The word “providence” is often thrown around as synonymous with “fate.” Indeed, even among certain Christian groups, “providence” is really just another form of determinism, with a God whose characteristic sovereignty fuses nature and will and eliminates personhood, thus resulting in a god who is not God; or, rather, Fate theomorphized. But the biblical, and classical Christian, understanding of Providence is altogether different. Providence is a reflection of the tri-Personal God, the energetic outworking of who God is, and that quality of his nature in which we participate by his love for us. Take, for example, what St. John Damascene has to say about Providence:
Providence, then, is the care that God takes over existing things. And again: Providence is the will of God through which all existing things receive their fitting issue. But if Providence is God’s will, according to true reasoning all things that come into being through Providence must necessarily be both most fair and most excellent, and such that they cannot be surpassed. . . . God therefore is both Creator and Provider, and His creative and preserving and providing power is simply His good-will. . . .
That He provides and that He provides excellently, one can most readily perceive thus. God alone is good and wise by nature. Since then He is good, He provides: for he who does not provide is not good. For even men and creatures without reason provide for their own offspring according to their nature, and he who does not provides is blamed. Again, since He is wise, He takes the best care over what exists.
When, therefore, we give heed to these things we ought to be filled with wonder at all the workds of Providence, and praise them all . . . .
In this brief excerpt from the Saint, we see glimpses of the love and care which animates and interpenetrates this quality of Providence God expresses toward and for us.
But scholastic accounts of such a doctrine, even Orthodox scholastic accounts, do not quite capture the depth, breadth and richness of God’s Providence quite like viewing it at work in the particular. And, to my, mind, there is no better view to be had, especially in this Dormition Fast, than in the Annunciation of Gabriel, as recounted in Luke 1.26-38, to the Most Blessed Virgin.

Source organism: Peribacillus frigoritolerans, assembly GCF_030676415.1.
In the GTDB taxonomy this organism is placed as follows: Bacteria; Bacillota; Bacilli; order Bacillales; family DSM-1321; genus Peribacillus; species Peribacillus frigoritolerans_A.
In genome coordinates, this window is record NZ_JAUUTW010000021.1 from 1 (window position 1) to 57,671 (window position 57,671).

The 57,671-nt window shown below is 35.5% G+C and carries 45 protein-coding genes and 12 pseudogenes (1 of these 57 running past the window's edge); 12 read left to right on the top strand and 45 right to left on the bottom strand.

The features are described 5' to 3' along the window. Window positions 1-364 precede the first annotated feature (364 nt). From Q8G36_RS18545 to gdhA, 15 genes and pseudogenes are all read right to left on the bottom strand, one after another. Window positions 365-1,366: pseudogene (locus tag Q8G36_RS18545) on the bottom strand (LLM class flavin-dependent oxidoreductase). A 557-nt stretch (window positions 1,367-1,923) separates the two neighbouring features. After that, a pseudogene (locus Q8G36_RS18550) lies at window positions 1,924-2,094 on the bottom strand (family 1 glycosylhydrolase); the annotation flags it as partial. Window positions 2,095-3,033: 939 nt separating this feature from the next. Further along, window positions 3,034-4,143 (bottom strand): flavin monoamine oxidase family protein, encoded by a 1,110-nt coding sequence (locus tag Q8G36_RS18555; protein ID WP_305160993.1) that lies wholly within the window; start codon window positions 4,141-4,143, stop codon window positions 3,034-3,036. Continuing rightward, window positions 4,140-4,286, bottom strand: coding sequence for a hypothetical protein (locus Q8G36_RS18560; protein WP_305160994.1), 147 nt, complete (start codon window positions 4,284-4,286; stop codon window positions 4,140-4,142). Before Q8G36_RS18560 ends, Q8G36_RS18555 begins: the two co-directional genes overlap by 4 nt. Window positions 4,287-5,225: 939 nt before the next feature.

I would like to reflect, however superficially, and however informally (in all senses of that word) on some specific impressions which I take away from this encounter. And I would especially like to contrast what I take to be a Christian understanding of Providence with the pagan notion of Fate, whether it is Fate in the fully pagan sense, or Fate masquerading under Christian terminology.
“Rejoice, highly favored one . . . blessed are you among women!” and “Do not be afraid, Mary . . .”
Fate is implacable; Providence is joyous. Fate is a force. There is no reasoning with it. There is no persuading it. It is impervious to human intercession. It will not be dissuaded from its efficient force in the accomplishment of its teleological goal. It will not be moved. And such an implacability, since it is fundamentally unreasonable, cannot but bring hopelessness, darkness and despair to the minds and hearts of its adherents.
Providence, at its core, however, is joyous. As St. John writes above, it is the arrangement of goods for God’s beloved creatures in ways most excellent and beautiful, in the ancient philosophical compound word: it is beautifully good. Such goodness is hopeful and light and joyous. The first word to the Theotokos is khaire: a greeting whose etymological core is one of joy.
“. . . the Lord is with you . . . .”
Fate is immutable; Providence is relational. Fate will not change. Whether under its pagan notions or under pseudo-Christian terms, Fate is perfect in all its aspects and to admit of change is to admit of imperfection. Therefore, both Fate’s end and its means are determined, and there is no change in its cosmic ordering.
But Providence, since it is the tri-Personal God’s care of God’s creation, is relational. Or, if one limits the activity of relating to the personal, then, insofar as God’s Providence is directed to his human creatures, it is relational. God’s Providence, since it is interpenetrated with his infinite knowledge and wisdom, can, if one may say it this way, calculate most finely all that which is necessary to the accomplishment of his will, while maintaining the integrity of all the goods he has created, including the good of human free will. And being the Creator of infinite goods, and having fashioned the human heart toward the natural desire of such goods, he has an infinite array of possibilities for the provision of his human creatures, without harming or infringing on the good of free will which he has implanted in the human heart.
But this is not something about which we need have anxiety–and not simply because the past is fixed. Rather, we can simply acknowledge in wonder all the vast creativity and ingenuity and scope within which God may accomplish his Providence, both for the singlular Hebrew maiden with which he has to do, and to all of mankind through that one person.
“. . . you have found favor with God.”